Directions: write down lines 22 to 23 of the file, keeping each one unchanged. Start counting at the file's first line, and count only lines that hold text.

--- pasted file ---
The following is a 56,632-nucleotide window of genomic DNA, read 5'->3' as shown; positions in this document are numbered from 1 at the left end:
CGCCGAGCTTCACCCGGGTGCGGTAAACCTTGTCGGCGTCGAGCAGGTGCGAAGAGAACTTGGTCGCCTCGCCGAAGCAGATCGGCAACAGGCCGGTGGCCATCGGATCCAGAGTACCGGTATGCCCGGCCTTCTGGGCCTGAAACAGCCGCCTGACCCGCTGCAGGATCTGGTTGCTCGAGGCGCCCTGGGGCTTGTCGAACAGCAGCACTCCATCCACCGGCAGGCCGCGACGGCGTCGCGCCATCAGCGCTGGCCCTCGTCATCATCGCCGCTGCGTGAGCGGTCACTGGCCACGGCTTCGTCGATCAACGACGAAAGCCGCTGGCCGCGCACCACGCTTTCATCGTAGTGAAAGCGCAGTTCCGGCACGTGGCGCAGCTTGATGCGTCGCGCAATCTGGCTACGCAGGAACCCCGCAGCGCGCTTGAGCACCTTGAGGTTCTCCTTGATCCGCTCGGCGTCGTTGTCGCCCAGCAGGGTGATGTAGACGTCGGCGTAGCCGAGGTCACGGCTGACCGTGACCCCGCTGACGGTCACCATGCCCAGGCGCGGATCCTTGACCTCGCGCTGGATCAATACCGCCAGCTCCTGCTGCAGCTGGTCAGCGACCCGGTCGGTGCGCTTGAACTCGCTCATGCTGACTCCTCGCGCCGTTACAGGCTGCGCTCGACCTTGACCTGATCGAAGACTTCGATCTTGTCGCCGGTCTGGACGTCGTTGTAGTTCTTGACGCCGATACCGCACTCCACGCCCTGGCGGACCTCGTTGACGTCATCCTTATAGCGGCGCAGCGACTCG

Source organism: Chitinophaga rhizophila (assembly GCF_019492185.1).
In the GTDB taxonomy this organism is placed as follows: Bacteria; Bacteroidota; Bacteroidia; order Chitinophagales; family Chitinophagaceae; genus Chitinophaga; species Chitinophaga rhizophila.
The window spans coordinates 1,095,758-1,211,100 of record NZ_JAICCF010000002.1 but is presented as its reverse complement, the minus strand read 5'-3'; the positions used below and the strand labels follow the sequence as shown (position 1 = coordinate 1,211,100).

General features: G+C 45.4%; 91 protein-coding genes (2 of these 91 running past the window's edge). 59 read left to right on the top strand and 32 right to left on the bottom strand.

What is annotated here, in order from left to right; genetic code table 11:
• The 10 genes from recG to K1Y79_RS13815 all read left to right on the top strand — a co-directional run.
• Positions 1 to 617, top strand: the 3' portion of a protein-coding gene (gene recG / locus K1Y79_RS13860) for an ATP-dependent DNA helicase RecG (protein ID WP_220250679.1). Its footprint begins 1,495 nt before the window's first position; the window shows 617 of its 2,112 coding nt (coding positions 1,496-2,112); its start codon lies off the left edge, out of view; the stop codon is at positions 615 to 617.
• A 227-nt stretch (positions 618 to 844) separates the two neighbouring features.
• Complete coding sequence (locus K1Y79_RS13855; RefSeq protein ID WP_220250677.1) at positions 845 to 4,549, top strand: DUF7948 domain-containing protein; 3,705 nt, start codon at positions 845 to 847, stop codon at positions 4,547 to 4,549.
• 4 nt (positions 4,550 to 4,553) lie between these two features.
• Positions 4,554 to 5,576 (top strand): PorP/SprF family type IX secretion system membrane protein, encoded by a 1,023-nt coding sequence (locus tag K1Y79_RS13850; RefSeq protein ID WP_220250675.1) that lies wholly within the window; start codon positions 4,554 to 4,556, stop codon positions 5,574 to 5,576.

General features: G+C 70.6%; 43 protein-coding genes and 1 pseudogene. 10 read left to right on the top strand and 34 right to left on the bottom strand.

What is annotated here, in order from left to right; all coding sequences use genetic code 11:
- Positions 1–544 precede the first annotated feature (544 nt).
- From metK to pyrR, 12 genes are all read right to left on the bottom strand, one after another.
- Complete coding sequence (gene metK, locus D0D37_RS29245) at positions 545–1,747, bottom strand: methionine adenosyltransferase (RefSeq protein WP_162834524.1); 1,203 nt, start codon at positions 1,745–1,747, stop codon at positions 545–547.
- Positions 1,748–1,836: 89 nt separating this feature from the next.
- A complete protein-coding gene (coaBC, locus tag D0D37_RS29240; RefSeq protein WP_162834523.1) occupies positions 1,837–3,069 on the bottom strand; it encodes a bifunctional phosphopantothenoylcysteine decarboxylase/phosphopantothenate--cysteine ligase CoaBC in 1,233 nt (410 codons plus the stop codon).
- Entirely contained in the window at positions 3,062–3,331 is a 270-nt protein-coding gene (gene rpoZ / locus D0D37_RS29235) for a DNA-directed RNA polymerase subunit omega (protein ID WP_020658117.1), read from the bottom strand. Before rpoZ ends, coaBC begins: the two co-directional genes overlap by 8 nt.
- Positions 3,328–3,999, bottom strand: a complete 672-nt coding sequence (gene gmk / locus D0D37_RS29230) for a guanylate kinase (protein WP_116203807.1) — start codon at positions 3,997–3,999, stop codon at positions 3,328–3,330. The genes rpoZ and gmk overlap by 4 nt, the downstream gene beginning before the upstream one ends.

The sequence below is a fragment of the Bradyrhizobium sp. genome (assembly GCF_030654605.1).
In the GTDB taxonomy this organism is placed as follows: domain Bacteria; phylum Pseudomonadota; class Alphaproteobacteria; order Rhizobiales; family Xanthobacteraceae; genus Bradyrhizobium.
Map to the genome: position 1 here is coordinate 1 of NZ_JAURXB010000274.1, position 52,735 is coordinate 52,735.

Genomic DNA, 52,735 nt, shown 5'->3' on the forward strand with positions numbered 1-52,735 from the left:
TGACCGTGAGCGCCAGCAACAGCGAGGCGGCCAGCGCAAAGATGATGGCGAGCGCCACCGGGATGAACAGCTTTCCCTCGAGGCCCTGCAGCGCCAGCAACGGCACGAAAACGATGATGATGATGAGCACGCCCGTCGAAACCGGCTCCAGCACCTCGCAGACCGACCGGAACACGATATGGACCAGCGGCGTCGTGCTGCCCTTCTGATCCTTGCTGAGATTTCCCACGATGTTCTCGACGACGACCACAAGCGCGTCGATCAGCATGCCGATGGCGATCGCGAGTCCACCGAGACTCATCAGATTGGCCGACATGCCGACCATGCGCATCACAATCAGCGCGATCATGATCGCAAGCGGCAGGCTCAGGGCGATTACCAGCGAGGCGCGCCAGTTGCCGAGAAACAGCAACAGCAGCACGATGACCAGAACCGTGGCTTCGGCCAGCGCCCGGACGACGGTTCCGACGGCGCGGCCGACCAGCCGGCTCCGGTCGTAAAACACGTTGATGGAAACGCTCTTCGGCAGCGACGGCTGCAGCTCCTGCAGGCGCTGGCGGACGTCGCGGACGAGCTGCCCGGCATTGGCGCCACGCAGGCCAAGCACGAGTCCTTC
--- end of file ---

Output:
- Positions 3,328–3,999, bottom strand: a complete 672-nt coding sequence (gene gmk / locus D0D37_RS29230) for a guanylate kinase (protein WP_116203807.1) — start codon at positions 3,997–3,999, stop codon at positions 3,328–3,330. The genes rpoZ and gmk overlap by 4 nt, the downstream gene beginning before the upstream one ends.

The sequence below is a fragment of the Bradyrhizobium sp. genome (assembly GCF_030654605.1).